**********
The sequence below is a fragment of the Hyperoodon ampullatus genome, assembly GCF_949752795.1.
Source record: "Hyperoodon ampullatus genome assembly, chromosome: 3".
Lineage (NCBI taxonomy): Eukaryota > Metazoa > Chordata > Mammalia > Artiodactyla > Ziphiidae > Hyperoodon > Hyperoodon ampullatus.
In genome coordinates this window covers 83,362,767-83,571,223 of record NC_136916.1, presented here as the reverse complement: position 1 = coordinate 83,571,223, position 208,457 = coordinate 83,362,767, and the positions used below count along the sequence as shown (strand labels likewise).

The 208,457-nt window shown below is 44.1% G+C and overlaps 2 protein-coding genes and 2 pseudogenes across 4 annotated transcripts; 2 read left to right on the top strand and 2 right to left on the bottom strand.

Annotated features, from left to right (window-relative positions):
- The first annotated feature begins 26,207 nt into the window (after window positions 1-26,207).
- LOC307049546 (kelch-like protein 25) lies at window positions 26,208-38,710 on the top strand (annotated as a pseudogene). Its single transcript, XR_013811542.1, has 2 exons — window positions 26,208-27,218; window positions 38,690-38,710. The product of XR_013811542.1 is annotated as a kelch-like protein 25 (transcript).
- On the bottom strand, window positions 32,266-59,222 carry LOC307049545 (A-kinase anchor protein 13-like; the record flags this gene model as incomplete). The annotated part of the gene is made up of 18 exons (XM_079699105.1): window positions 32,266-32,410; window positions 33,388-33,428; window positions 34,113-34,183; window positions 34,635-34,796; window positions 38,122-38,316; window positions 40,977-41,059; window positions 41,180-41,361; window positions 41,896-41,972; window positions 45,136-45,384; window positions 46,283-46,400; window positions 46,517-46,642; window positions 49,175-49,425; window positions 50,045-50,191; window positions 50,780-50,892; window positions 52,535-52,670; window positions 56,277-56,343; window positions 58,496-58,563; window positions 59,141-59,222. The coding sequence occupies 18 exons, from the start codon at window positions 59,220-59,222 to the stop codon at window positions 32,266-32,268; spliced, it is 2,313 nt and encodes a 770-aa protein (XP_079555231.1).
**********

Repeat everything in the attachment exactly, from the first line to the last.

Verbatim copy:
The sequence below is a fragment of the Hyperoodon ampullatus genome, assembly GCF_949752795.1.
Source record: "Hyperoodon ampullatus genome assembly, chromosome: 3".
Lineage (NCBI taxonomy): Eukaryota > Metazoa > Chordata > Mammalia > Artiodactyla > Ziphiidae > Hyperoodon > Hyperoodon ampullatus.
In genome coordinates this window covers 83,362,767-83,571,223 of record NC_136916.1, presented here as the reverse complement: position 1 = coordinate 83,571,223, position 208,457 = coordinate 83,362,767, and the positions used below count along the sequence as shown (strand labels likewise).

The 208,457-nt window shown below is 44.1% G+C and overlaps 2 protein-coding genes and 2 pseudogenes across 4 annotated transcripts; 2 read left to right on the top strand and 2 right to left on the bottom strand.

Annotated features, from left to right (window-relative positions):
- The first annotated feature begins 26,207 nt into the window (after window positions 1-26,207).
- LOC307049546 (kelch-like protein 25) lies at window positions 26,208-38,710 on the top strand (annotated as a pseudogene). Its single transcript, XR_013811542.1, has 2 exons — window positions 26,208-27,218; window positions 38,690-38,710. The product of XR_013811542.1 is annotated as a kelch-like protein 25 (transcript).
- On the bottom strand, window positions 32,266-59,222 carry LOC307049545 (A-kinase anchor protein 13-like; the record flags this gene model as incomplete). The annotated part of the gene is made up of 18 exons (XM_079699105.1): window positions 32,266-32,410; window positions 33,388-33,428; window positions 34,113-34,183; window positions 34,635-34,796; window positions 38,122-38,316; window positions 40,977-41,059; window positions 41,180-41,361; window positions 41,896-41,972; window positions 45,136-45,384; window positions 46,283-46,400; window positions 46,517-46,642; window positions 49,175-49,425; window positions 50,045-50,191; window positions 50,780-50,892; window positions 52,535-52,670; window positions 56,277-56,343; window positions 58,496-58,563; window positions 59,141-59,222. The coding sequence occupies 18 exons, from the start codon at window positions 59,220-59,222 to the stop codon at window positions 32,266-32,268; spliced, it is 2,313 nt and encodes a 770-aa protein (XP_079555231.1).